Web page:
The Guardian was lovely enough to publish one of my articles arguing that Australia should avoid having a Bill or Charter of Rights. The argument there is fairly straightforward. Despite popularising the Bill of Rights, the United States has a shocking human rights record (the example I chose was McCarthyism); thus, Bills of Rights aren’t terribly effective. Secondly, because the Bill of Rights is very broad, it has resulted in perverse outcomes (the example I chose was the Westboro Baptist Church’s picketing of funerals — the First Amendment protects them but not the family burying a loved one). Further, because we lack a Bill or Charter of Rights, Australia has been able to score some impressive legal victories, such as the Plain Packaging Tobacco legislation which isn’t possible in other jurisdictions.
The point is summed up here:
When society lost interest in upholding the lofty rhetoric of rights, the First Amendment didn’t come to the aid of the heretics. A Bill of Rights has not stopped the US trying to find a new definition of pain and suffering in the belly of offshore detention centres. Conversely, when the Australian Government sought a referendum to acquire the power to pass anti-Communist legislation, Australians voted it down. The best rights protection will always be an engaged and critical electorate, not a parliament with rusted on training wheels.
This doesn’t sit well with a lot of people. Challenging the assumptions behind human rights legislation is ipso facto a difficult task. Our culture ideologically prepares us to accept rights as legal norms, making it difficult to even express the idea that human rights are problematic. Thus, I’ve had quite the interesting range of feedback. Some people thought I was attacking human rights out of a libertarian campaign to take people’s property. Some people thought I was making an anti-Indigenous statement. And one person pondered whether or not I was actually Andrew Bolt.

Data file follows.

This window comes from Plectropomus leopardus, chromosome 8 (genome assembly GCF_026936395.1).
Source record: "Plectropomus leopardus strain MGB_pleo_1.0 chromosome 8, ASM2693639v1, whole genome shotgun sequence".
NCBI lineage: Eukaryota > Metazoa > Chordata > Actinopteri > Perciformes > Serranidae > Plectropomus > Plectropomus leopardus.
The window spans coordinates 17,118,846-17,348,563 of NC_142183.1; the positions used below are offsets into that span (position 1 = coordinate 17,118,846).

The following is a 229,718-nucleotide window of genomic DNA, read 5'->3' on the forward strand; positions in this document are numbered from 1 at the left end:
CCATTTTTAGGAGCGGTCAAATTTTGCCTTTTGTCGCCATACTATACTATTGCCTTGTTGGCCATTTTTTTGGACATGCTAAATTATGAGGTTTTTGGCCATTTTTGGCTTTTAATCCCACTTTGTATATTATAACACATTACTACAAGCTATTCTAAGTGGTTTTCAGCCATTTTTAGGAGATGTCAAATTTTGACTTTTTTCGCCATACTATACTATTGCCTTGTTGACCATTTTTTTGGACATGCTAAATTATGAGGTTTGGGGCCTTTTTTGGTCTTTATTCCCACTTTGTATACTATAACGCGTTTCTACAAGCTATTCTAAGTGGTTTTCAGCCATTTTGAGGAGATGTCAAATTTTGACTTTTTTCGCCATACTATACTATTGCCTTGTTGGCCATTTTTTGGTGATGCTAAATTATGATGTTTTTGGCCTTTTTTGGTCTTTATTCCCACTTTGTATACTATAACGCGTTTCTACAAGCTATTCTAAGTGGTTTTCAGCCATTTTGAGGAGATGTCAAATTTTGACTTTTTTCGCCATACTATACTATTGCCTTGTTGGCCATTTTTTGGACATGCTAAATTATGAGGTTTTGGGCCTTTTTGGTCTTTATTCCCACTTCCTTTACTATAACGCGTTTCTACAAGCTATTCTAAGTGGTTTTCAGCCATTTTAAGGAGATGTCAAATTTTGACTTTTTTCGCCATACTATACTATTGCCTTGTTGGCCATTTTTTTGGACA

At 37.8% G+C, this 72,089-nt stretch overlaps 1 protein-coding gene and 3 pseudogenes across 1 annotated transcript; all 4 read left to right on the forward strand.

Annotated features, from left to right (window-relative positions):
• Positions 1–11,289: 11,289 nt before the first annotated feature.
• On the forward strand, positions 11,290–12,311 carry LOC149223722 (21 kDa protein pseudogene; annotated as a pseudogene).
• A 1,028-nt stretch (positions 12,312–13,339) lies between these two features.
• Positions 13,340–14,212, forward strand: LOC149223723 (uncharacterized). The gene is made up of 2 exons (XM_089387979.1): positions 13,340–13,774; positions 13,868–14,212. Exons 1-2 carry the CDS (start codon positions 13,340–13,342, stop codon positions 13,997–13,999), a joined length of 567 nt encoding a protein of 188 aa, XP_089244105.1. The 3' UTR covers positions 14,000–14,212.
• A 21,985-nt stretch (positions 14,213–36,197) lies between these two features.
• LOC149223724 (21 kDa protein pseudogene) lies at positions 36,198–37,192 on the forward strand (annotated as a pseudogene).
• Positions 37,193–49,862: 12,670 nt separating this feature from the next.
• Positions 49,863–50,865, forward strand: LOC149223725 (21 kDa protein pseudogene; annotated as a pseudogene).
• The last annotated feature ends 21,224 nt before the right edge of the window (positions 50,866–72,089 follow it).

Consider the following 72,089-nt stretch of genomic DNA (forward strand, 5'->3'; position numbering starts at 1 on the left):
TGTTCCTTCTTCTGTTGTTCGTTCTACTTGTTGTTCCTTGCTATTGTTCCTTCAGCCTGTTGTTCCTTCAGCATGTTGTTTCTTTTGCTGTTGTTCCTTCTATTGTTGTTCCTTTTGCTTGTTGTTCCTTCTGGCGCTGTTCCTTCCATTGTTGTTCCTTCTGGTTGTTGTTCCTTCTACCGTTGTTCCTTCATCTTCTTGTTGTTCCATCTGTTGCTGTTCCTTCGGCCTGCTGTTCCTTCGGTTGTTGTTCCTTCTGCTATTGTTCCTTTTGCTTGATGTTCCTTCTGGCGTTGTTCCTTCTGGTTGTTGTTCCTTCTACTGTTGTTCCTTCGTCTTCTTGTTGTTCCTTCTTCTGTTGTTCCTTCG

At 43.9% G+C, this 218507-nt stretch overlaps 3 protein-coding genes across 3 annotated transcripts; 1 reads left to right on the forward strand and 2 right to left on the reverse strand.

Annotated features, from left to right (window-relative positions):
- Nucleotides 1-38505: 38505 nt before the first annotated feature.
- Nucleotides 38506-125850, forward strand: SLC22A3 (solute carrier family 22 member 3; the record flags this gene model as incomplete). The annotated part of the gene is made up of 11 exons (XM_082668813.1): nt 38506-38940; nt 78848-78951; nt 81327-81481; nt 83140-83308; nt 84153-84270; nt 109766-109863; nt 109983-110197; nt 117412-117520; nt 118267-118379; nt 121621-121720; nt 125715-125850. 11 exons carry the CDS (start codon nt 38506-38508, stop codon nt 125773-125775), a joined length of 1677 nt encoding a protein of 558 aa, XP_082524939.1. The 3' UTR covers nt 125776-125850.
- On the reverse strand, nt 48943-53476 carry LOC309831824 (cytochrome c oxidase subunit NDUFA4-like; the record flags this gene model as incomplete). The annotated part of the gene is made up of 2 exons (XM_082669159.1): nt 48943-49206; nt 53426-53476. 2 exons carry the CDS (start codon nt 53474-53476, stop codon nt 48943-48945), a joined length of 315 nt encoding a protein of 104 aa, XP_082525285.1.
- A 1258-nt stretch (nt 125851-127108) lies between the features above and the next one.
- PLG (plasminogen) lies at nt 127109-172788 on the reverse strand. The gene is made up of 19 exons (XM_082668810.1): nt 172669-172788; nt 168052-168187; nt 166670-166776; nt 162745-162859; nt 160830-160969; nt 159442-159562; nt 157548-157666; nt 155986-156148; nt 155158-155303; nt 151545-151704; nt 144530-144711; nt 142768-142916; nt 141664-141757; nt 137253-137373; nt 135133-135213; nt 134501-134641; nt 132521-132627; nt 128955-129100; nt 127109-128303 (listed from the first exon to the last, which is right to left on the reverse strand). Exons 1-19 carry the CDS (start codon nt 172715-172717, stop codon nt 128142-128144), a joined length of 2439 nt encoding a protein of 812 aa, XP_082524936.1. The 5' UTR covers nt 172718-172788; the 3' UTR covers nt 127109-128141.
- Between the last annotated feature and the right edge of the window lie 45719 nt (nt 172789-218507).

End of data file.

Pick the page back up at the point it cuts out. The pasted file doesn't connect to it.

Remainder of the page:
A few commentators and a few e-mail correspondents had some interesting responses, particularly in relation to this paragraph:
Our constitution also fails to defend religious freedom. In Snyder v Phelps, SCOTUS discovered this right protected the Westboro Baptist church’s right to protests at military funerals. Our deficiency has meant Australian courts might consider other priorities, such as the welfare of children. In a 1978 case called The Marriage of Paisio, the family court found that “certain practices, albeit given a veneer of religious justification, are in fact so positively harmful to the welfare of the children that they must be removed from the influence of those who advocate such practices”.
One person took umbrage with this in fairly strong terms: ‘Section 116 of our constitution explicitly protects religious freedom. It is worded almost identically to the US religion clauses – though Australian courts have read them somewhat differently. I wonder if you would correct your blatant error of fact.’
I’ve written about s116 before but, in the interest of not writing turgid legal essays, I kept away from drilling into a thorough analysis of the section. So let’s go on an adventure through the wonderful world of s116 of the Constitution and why it’s not what you think it is.